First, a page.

Sunday, December 08, 2013

Does PISA mean we should give a Gonski?

The two big education stories this week have been about school funding and student performance.

On Monday, federal Education Minister Christopher Pyne announced he would honour his pre-election commitment to deliver the first four years of a six-year funding deal offered by the previous Labor government. This package of funding and reforms was based on the recommendations of the Gonski review of school resourcing and governance.

Pyne's version is different to Labor's - he has pledged to give all states and territories the extra funding they are entitled to under the new funding model, whether they have signed an agreement with the Commonwealth or not, and he will remove many of the accountability requirements and regulations.

On Tuesday, the results of the latest Program of International Student Assessment (PISA) were released. PISA has been conducted every three years since 2000, and assesses the reading, maths and science literacy skills of thousands of 15 year old students around the world.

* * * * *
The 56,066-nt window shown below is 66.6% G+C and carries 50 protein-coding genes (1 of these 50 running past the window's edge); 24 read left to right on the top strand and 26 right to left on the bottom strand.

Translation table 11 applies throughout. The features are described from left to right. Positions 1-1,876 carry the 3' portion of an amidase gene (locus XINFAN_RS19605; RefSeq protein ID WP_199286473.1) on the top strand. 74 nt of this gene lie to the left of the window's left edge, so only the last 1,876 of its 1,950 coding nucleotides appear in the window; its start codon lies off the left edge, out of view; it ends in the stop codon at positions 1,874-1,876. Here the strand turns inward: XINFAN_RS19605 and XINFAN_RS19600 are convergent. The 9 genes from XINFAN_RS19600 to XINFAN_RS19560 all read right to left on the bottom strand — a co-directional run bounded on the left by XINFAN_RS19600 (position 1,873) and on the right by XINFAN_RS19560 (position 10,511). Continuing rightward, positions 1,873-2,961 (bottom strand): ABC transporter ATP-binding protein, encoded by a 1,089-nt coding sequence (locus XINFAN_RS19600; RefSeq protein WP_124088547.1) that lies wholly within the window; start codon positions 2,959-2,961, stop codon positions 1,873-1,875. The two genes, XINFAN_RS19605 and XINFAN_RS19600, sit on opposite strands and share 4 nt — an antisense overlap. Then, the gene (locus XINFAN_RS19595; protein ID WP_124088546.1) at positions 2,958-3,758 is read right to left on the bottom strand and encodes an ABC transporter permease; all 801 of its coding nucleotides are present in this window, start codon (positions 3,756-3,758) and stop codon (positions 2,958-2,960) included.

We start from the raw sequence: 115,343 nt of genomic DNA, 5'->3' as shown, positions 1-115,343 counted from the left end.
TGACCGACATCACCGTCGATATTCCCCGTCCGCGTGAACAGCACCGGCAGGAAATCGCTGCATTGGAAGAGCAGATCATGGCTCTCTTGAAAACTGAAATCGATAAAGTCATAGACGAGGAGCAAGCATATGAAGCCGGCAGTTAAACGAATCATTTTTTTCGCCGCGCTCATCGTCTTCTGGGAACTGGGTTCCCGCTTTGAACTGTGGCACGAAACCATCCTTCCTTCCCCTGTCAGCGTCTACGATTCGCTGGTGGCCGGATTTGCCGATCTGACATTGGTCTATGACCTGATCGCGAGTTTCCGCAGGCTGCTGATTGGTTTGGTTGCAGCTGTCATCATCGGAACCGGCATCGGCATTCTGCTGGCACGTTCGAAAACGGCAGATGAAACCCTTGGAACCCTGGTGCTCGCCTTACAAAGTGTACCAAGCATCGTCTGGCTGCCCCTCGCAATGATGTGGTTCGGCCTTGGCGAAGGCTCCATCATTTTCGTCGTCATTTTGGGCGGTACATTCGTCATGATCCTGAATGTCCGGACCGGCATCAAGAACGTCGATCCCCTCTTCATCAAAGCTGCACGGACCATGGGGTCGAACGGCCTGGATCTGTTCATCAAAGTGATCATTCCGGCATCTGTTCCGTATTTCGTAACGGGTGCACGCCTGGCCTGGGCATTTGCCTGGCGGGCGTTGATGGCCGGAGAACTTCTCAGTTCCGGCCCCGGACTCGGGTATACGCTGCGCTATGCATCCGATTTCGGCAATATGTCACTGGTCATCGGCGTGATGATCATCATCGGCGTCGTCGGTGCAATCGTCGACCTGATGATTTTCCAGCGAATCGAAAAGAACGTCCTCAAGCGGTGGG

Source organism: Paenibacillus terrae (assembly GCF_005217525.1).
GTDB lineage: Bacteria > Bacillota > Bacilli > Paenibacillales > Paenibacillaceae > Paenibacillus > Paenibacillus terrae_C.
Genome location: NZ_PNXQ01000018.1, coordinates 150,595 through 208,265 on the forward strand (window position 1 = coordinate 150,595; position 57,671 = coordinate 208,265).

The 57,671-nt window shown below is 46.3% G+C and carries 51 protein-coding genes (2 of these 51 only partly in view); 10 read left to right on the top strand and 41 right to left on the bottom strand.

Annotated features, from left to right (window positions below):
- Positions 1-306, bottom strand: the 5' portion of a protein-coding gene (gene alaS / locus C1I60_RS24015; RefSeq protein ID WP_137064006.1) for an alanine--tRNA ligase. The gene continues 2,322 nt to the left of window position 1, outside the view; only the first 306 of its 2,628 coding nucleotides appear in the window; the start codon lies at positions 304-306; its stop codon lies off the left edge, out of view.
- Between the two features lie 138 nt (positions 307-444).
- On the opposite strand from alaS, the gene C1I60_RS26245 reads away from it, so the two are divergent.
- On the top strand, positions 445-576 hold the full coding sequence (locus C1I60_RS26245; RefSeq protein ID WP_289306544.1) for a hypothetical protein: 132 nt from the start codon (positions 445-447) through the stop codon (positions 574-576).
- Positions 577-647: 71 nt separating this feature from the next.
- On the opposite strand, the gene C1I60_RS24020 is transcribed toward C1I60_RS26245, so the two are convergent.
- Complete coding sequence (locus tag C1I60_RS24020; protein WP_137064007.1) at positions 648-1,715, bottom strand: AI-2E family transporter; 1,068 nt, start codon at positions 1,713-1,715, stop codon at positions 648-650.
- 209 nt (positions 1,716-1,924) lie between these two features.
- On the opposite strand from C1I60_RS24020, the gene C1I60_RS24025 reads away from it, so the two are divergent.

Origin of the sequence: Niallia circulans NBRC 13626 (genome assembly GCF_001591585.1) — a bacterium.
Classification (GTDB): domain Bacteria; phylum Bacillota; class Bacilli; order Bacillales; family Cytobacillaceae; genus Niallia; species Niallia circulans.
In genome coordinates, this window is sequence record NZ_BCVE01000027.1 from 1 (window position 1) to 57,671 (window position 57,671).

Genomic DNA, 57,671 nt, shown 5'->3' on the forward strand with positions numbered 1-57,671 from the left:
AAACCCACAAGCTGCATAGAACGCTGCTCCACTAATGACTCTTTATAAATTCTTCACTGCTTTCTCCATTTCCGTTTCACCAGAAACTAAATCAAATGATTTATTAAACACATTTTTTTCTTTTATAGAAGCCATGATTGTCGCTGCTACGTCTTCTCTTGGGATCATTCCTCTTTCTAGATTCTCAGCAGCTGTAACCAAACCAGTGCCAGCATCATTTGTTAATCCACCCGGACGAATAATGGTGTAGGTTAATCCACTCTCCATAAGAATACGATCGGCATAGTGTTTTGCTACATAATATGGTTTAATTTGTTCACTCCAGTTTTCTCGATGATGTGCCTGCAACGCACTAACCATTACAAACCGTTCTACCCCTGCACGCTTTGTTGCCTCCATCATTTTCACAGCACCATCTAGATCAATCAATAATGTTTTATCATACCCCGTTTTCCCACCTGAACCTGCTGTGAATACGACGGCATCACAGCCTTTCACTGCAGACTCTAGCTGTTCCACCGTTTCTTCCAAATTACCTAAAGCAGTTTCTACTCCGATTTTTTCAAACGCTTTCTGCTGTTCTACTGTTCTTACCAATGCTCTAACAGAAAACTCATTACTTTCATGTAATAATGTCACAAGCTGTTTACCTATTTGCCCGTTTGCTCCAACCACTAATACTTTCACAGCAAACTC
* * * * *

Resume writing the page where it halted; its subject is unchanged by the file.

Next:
The PISA 2012 report showed that Australia's international ranking had dropped, as it has in every testing cycle since 2000. This was widely interpreted as a sign of a dire decline in Australia's performance, yet there are other factors to consider.

The number of countries participating in PISA has doubled from 32 in 2000 to 65 in 2012, creating substantial changes in the rankings. Many of the countries that have displaced previously high-ranked countries are not countries at all. The 'partner economies' that dominate the top ranks are East Asian cities or city-states, and Liechtenstein, a country with just 36,000 people. No useful policy conclusions can be drawn by making simple comparisons between these disparate countries and cities.

It is more appropriate to look at Australia's progress over time, which does show a statistically significant decrease in reading and maths mean scores over the PISA testing period, and a non-significant decrease in science. The drop in the mean scores is due to an either stable or growing proportion of students in the lowest performance bands and a shrinking proportion of students in the upper performance bands. We should be concerned about these numbers, but the performance of students in Shanghai and Liechtenstein is of limited value for policy solutions.